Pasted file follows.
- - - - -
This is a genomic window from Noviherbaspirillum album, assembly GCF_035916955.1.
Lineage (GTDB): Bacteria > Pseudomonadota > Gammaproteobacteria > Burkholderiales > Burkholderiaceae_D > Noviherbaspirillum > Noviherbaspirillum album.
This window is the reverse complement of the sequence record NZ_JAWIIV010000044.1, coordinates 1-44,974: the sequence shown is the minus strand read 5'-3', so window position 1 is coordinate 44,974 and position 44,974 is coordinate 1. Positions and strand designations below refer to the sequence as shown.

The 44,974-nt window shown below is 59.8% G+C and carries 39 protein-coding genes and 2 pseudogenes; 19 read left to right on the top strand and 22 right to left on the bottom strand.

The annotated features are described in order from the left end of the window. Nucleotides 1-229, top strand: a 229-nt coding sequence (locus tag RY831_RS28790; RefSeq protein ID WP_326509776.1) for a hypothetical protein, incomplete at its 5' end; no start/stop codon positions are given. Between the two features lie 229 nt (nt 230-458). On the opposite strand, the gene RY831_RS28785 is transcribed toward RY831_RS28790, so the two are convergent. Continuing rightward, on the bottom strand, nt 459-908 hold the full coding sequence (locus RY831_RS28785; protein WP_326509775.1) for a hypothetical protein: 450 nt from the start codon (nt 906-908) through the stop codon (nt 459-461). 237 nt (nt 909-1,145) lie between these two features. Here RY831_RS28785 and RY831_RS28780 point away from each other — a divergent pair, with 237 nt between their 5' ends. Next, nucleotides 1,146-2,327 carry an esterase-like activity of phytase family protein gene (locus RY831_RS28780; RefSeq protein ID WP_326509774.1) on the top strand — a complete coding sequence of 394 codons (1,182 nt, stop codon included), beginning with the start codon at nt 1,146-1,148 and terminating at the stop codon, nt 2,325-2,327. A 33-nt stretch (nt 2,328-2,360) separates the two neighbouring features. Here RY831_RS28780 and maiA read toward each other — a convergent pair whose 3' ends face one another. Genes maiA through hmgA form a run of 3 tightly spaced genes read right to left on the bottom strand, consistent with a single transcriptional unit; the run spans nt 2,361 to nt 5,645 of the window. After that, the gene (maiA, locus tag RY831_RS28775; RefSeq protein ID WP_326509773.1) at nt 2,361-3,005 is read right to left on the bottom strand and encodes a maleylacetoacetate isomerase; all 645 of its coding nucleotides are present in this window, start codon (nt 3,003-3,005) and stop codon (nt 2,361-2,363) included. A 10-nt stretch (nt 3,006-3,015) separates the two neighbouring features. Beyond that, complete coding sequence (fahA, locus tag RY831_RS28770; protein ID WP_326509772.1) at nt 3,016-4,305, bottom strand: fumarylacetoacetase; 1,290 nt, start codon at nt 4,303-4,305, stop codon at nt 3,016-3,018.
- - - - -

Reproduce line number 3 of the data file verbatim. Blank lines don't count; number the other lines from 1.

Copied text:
This window is the reverse complement of the sequence record NZ_JAWIIV010000044.1, coordinates 1-44,974: the sequence shown is the minus strand read 5'-3', so window position 1 is coordinate 44,974 and position 44,974 is coordinate 1. Positions and strand designations below refer to the sequence as shown.